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Safety experts call on government to look "beyond speed cameras" as death toll continues to rise

There are more speed cameras on Australian roads than ever before, and yet the road toll keeps rising. How can we stop the carna

There are more speed cameras on Australian roads than ever before, and yet the road toll keeps rising. How can we stop the carnage?

It is the 10th anniversary of Fatality Free Friday today -- but there has never been a fatality-free Friday since its inception, as the last day of the working week remains one of the deadliest times to be on the road.

The latest figures show road deaths are up by a staggering 9.8 per cent nationally in the 12 month period to the end of April 2016, versus the same period 12 months prior, with 1271 fatalities recorded.

Indeed, the road toll has climbed since it hit a 90-year low in 2014, when there were 1153 deaths.

The steady rise has prompted safety experts to look "beyond speed cameras" to lower the road toll.

The number of fatalities has risen even though there are more speed cameras on Australian roads than ever before, prompting experts to consider new tactics.

"Whilst speed cameras indeed serve an important purpose, we do need to continually evolve our road safety strategy and ensure that we don't become too reliant on one system," said Russell White, the head of the Australian Road Safety Foundation.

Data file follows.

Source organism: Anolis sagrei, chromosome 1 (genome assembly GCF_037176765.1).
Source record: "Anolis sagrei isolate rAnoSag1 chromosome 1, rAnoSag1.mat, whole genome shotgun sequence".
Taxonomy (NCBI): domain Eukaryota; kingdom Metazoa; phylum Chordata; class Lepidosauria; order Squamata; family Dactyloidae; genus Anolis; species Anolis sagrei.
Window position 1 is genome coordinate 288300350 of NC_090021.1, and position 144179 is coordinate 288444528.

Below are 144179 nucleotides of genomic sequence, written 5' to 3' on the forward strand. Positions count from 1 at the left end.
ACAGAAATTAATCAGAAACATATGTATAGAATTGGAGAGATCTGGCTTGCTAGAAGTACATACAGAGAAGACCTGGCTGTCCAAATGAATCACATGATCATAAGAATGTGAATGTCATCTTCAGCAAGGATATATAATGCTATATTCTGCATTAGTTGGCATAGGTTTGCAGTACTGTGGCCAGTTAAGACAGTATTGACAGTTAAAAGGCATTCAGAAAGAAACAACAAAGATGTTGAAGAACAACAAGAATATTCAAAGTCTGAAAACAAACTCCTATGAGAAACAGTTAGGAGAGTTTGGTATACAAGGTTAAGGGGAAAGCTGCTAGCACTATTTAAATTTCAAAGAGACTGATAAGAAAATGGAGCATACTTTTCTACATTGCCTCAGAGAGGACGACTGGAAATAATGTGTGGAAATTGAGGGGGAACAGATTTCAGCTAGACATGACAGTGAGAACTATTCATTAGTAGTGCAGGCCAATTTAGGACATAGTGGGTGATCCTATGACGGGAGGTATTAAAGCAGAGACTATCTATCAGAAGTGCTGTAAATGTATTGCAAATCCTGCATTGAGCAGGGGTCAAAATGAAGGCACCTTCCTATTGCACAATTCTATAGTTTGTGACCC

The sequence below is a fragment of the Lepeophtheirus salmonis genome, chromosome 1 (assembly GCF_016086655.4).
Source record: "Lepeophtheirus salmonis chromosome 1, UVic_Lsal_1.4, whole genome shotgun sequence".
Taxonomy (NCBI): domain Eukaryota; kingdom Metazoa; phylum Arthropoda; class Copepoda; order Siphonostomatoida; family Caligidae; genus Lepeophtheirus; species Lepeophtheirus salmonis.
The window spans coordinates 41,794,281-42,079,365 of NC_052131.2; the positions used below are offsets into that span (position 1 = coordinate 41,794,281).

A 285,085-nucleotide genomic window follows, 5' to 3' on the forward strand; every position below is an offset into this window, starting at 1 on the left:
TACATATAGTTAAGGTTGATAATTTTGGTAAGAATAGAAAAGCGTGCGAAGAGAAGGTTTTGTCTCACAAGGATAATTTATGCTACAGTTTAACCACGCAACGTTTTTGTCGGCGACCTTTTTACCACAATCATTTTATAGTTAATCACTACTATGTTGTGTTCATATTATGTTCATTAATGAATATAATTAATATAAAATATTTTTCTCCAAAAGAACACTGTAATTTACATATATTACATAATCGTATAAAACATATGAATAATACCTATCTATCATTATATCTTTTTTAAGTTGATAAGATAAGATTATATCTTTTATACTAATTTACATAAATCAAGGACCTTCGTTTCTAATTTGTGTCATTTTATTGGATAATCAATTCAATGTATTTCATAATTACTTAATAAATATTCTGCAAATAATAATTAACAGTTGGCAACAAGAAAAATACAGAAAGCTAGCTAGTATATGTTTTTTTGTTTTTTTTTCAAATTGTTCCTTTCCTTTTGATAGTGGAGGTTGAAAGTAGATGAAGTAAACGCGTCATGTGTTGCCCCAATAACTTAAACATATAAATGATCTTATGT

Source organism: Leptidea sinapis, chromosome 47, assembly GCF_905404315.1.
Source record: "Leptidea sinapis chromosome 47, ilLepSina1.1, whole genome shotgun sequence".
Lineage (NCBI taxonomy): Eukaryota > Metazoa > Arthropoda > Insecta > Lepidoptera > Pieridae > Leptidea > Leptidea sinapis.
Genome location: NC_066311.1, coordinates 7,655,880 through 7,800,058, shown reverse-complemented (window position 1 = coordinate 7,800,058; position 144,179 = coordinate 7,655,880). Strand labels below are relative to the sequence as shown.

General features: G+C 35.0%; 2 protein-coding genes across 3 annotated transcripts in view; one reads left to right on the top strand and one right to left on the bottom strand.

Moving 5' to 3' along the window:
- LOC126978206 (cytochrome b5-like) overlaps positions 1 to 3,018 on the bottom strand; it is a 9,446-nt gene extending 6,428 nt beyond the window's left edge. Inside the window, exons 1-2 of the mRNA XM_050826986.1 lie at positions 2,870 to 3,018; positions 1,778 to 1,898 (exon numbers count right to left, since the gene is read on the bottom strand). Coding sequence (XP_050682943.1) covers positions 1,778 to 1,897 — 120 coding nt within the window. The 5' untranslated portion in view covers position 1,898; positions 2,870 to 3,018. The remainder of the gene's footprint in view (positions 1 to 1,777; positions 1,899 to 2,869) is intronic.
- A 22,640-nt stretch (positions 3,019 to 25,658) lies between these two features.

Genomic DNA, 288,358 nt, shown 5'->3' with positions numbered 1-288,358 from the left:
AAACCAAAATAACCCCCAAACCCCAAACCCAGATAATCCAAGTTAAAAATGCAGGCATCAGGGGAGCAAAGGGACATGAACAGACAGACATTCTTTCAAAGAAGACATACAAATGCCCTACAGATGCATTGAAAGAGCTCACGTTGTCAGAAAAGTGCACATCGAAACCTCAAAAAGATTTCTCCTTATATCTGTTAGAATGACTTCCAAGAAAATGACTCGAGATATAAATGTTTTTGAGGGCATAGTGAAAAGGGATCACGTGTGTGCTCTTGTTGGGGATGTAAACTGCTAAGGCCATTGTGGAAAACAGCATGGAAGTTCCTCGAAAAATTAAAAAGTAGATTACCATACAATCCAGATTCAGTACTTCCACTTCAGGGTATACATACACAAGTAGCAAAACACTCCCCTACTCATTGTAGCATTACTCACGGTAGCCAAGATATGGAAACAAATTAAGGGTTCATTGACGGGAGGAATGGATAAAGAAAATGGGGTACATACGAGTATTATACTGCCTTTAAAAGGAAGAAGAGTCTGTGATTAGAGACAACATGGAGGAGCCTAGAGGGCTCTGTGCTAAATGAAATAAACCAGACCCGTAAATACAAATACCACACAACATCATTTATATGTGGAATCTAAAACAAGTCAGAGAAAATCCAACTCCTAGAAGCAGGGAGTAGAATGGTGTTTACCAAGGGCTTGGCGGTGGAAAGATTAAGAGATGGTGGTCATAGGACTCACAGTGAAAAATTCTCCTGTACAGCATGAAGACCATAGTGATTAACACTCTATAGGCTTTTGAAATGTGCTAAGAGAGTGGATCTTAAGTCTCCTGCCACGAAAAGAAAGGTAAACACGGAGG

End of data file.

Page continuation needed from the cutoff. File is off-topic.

We won't achieve a zero road toll through enforcement alone.

Figures show, on average, there were 3.66 road deaths nationally every Friday from 2013 to 2015, compared to the working week average of 3.0 per day.

The safest day on the road is Tuesday (an average of 2.69 deaths in 2013 to 2015); the deadliest is Saturday (3.87 deaths).

"Speed cameras and speed enforcement obviously play a critical role as road trauma counter measures and they will continue to remain that way," said Mr White. "If you are caught speeding, you only have yourself to blame. (But) we won't achieve a zero road toll through enforcement alone," he said.

Road deaths are up in every state and territory, but NSW has had the biggest spike, up by 36.6 per cent in the first four months of this year versus the same period in 2015, with 138 motorists killed so far in 2016 versus 101 from January to April 2015.